Silent Killer by Beverly Barton


Even as I am writing this post, I’m going back and forth on how to rate this book. My gut is telling me to assign a low score, because I didn’t enjoy the book, but on the other hand I also finished the whole thing, so how bad could it really have been?

It… was pretty bad. Part of it is my own fault; this book is actually the tenth in the Griffin Powell series by Barton, although it was the first of Barton’s many books that I’ve read. Yes, you read that right: I read the tenth book in a series as my jumping-off point with an author. In my defense, I had no idea! What happened?! I’m so glad you asked…

I was on vacation and out of things to read when I discovered the hotel had a small collection of books to borrow. Based on the quality and condition of most of these books my best guess is that they are cast-offs or rejects from past travelers, but beggars can’t be choosers so I blithely selected some reading material and went back to sitting by the pool.

Silent Killer seemed like it was going to be a quick read, and if I didn’t finish it before I had to return it the the desk I wouldn’t be too disappointed. Nowhere on the book was there any indication that it was a sequel or otherwise related to a series. It didn’t say so on the cover or the spine:

Nor does the back blurb imply that there is any prior knowledge about the story needed:IMG_4403

Then, in two separate lists of books by Barton, neither list mentions that all these books are in the same series!

Lo and behold, within the first several chapters I was confused by what was happening, so I looked up the book on GoodReads, and figured out what the issue was. But, while every few chapters would be confusing and meaningless to me, the overall story arc was unrelated to the series, so I kept reading (plus, I was in a literature desert, so what choice did I have).

Even with my exasperation about the book being a series, I would have still scored this book much higher, except it really was terrible. For an author who had previously written at least 9 other books, the dialogue and storytelling felt extraordinarily amateur. Characters are constantly telling the reader things, rather than the facts of the story emerging more naturally. Another thing that really decreased the score was the fact that the depiction of law enforcement was laughable; I am not now, nor never have been any sort of police officer, but I am pretty sure that it takes some kind of training and actual skill, a fact that Barton doesn’t seem to be aware of. Within 3 days on the job our “hero” Jack, who got the job because he’s BFFs with the chief and needed employment, not because he’s qualified, has already taken over an investigation and started telling other officers how to do their jobs. And that’s just the tip of the iceberg; once the killer really starts doubling down on the murder-spree the police become less and less professional… and yet they still sort-of manage to catch the killer (spolier?). I mean, the ambiguously aged teenage soon of the heroine figures it out just as fast. (About that: the kid is sometimes 15, sometimes 16, sometimes almost 17, and sometimes somehow born 14 years ago? And the story only takes place over a couple of days or weeks, so it’s not like he’s having birthdays all over the place. It’s confusing). There’s also enough POV characters to make your head spin.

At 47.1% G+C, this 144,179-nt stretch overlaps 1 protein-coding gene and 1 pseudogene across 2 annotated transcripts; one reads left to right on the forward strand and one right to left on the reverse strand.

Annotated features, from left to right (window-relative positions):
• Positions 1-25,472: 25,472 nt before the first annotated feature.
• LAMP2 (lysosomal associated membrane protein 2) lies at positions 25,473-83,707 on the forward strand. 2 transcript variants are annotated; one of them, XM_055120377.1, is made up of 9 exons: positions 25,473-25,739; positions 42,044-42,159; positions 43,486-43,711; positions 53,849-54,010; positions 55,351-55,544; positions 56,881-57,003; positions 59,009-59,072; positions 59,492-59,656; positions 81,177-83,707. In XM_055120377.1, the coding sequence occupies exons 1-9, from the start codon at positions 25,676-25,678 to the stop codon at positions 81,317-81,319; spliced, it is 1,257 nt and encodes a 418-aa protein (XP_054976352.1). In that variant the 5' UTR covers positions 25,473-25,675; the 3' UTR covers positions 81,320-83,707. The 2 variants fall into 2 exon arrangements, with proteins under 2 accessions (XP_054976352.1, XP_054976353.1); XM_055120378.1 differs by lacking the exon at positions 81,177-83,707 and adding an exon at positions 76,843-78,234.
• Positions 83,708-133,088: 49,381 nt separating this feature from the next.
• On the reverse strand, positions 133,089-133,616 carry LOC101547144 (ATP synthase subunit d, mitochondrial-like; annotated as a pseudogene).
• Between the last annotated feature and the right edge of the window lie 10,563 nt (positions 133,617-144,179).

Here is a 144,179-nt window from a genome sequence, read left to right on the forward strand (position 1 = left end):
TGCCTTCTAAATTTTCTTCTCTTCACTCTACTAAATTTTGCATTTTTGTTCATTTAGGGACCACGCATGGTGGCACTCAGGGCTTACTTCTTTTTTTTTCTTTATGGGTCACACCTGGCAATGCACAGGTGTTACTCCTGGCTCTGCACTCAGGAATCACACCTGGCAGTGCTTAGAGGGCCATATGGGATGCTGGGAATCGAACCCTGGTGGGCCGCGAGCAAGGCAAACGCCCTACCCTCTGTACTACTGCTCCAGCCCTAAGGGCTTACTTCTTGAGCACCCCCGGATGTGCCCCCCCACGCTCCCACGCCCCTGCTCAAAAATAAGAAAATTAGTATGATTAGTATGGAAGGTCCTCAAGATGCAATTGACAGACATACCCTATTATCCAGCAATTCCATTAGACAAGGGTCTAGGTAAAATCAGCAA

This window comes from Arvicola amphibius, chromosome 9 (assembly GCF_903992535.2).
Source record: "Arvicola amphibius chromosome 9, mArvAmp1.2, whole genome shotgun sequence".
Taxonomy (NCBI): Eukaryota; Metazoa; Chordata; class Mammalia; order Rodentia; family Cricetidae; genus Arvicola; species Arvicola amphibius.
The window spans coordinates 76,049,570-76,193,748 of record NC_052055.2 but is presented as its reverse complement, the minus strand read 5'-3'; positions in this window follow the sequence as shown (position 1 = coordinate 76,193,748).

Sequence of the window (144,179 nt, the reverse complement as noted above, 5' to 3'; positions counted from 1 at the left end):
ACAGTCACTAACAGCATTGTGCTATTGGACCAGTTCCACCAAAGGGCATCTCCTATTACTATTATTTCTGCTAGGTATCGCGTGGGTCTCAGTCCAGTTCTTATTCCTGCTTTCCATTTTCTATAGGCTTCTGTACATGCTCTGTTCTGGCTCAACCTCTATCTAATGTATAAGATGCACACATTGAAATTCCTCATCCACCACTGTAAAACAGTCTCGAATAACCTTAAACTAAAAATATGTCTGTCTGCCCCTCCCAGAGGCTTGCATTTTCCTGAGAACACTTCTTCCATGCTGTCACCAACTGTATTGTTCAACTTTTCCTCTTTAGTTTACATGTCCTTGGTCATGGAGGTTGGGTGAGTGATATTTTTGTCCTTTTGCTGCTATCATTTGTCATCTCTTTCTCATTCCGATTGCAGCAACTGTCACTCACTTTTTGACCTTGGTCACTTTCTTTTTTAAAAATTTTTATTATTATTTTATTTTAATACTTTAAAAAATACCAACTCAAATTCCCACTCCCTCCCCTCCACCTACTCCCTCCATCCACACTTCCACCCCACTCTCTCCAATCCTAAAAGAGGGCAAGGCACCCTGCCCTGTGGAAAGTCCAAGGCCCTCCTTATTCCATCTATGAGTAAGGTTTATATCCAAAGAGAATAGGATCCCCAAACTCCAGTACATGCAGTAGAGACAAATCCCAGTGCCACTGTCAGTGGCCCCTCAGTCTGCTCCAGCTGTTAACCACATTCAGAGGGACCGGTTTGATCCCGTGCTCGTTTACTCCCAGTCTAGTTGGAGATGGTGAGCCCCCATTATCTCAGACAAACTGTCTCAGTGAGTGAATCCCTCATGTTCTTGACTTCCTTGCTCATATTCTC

Besides the clunky writing, there are also 11 pastors/rabbis/priests in this story. ELEVEN. I had to get out a notebook and count them in order to keep them straight. Living in the Bible Belt I’m no stranger to having a town with a high-density of churches, but the town was made out to be the kind of small where you know everyone’s grandparent’s intimate business, so I don’t think it would be able to support more than three or four churches- certainly not 8 or 9+.

Perhaps the one redeeming quality is that the killer was kind of unsuspected? I mean, I had it figured out before the reveal, but it was my second guess and I wasn’t sure until two thirds of the way through, so at least it wasn’t obvious from the get-go, and it wasn’t the even worse sin of someone totally out of left field. The final confrontation was corny and implausible, but I got caught up in it enough as I was reading so after everything else it didn’t bother me much.

For all the faults, this was an ok book for mindless reading by the pool, but what really set me off came at the very end, when I got to this page:


That’s right! After reading the whole thing, suddenly Barton is desperate for you to know that there’s a whole series! (And you thought I was done with the rant about this, didn’t you?)

Anyway, this book didn’t do it for me, but if you’ve read the first 9 Griffen Powell books, then maybe you’ll like it more?



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